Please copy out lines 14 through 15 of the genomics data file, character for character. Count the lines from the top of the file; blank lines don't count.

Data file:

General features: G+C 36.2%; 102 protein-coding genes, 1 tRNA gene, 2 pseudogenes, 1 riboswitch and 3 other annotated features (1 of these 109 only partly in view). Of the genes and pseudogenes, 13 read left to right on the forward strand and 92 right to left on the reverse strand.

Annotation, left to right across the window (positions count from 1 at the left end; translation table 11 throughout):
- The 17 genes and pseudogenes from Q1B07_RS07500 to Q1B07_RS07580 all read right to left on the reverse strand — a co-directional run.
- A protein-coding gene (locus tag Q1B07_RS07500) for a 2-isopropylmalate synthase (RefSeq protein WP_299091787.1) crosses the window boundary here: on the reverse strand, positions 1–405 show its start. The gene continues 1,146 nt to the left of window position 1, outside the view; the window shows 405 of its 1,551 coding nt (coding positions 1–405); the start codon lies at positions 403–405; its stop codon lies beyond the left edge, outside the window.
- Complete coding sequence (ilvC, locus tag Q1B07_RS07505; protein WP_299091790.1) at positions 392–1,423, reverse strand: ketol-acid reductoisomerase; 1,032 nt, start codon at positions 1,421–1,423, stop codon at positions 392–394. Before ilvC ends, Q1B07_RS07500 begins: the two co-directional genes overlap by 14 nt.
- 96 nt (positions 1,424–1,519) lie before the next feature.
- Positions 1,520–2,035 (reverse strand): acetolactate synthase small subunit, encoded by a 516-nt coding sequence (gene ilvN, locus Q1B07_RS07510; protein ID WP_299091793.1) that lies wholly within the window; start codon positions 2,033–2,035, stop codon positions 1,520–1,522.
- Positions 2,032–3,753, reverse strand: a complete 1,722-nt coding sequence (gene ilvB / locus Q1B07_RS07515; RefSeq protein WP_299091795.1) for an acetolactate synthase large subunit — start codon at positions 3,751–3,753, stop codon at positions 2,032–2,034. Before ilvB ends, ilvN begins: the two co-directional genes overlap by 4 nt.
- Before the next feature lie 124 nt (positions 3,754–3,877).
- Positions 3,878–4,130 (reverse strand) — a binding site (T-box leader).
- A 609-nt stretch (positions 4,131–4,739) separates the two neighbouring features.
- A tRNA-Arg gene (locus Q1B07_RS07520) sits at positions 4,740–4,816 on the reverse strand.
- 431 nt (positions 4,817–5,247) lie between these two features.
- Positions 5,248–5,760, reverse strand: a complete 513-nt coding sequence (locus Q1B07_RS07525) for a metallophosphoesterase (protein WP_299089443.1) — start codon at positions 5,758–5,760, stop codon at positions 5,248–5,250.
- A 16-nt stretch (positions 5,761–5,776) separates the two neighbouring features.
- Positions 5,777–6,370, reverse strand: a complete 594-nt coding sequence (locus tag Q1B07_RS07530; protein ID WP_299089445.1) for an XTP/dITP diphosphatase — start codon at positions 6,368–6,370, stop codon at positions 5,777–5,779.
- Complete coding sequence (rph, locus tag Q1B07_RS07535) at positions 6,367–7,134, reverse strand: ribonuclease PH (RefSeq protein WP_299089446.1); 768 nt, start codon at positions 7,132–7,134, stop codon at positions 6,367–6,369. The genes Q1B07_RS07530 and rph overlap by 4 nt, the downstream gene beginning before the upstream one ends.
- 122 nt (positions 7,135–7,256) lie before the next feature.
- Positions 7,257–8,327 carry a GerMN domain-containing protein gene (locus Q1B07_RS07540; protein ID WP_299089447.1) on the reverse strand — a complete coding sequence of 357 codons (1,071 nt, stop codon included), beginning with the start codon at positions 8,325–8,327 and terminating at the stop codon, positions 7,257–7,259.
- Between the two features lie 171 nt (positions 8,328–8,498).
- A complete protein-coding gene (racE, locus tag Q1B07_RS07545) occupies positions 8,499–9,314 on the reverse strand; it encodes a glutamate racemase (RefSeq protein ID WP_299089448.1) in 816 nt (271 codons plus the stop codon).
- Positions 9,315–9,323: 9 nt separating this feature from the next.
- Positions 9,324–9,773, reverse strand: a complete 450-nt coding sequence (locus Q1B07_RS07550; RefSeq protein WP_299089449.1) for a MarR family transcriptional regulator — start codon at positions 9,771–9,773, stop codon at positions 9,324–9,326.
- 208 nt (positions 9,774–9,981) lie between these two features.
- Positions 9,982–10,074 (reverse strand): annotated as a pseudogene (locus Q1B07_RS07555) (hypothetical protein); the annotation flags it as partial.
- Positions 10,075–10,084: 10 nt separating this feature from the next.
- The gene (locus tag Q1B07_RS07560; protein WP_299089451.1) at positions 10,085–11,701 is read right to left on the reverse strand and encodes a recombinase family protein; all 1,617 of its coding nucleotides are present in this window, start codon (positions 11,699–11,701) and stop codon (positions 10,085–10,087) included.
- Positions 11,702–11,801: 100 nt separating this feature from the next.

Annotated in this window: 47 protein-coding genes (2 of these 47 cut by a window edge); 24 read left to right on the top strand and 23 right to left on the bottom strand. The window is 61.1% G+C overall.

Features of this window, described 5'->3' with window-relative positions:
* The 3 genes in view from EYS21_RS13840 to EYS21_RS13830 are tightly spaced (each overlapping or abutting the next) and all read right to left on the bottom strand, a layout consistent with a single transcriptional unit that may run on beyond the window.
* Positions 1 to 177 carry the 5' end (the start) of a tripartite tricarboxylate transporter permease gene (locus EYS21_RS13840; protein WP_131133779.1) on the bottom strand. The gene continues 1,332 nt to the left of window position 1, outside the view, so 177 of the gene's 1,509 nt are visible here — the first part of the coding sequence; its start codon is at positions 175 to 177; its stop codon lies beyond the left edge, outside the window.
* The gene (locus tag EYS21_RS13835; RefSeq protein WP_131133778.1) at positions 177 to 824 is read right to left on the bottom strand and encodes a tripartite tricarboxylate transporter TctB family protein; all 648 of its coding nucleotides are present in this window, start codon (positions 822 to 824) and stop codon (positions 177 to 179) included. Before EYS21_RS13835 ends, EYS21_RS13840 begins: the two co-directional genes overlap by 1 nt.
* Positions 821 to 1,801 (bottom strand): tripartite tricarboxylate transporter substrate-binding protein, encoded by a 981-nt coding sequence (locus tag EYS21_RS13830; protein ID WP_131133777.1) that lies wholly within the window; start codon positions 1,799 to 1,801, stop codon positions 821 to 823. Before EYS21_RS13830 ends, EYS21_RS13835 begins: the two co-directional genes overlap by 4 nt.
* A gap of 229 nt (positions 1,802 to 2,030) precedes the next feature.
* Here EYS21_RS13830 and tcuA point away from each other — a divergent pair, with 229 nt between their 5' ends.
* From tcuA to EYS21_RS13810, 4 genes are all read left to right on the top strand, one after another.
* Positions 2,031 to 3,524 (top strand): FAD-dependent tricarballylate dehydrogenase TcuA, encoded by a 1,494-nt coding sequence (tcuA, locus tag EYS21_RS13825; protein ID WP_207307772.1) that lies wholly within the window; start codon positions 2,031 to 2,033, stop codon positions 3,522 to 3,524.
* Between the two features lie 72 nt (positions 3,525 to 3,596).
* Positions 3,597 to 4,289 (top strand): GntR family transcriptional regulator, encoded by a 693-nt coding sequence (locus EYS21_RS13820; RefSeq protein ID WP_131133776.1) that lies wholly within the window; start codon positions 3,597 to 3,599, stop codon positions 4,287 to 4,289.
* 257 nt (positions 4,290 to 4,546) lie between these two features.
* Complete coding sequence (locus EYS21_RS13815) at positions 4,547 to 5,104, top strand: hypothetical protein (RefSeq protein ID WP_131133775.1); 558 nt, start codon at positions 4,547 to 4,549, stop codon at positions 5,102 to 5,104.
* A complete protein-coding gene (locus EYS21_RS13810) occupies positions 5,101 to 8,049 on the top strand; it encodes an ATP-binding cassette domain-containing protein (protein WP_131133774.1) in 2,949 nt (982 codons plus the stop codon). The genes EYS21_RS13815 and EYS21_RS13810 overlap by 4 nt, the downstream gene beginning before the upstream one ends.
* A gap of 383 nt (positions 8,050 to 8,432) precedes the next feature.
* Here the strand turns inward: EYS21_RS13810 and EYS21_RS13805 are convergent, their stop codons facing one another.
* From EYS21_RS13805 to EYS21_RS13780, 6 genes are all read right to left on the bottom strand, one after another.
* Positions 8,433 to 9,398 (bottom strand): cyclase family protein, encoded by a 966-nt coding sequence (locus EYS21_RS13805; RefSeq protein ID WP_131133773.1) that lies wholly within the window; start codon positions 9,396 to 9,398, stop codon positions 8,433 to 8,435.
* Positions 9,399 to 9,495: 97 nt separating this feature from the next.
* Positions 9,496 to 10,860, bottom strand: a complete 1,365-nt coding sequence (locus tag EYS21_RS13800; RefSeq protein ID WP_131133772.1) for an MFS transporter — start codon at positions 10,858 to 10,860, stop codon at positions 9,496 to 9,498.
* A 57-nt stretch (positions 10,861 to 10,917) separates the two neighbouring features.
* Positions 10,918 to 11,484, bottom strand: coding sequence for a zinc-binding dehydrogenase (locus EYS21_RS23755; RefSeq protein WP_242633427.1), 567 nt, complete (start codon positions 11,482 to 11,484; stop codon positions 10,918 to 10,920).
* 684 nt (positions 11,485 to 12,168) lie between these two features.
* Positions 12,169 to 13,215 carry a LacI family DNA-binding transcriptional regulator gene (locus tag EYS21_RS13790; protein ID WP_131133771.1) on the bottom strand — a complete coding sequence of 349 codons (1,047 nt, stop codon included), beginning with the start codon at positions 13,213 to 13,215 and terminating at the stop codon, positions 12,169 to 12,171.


- Positions 5,248–5,760, reverse strand: a complete 513-nt coding sequence (locus Q1B07_RS07525) for a metallophosphoesterase (protein WP_299089443.1) — start codon at positions 5,758–5,760, stop codon at positions 5,248–5,250.
- A 16-nt stretch (positions 5,761–5,776) separates the two neighbouring features.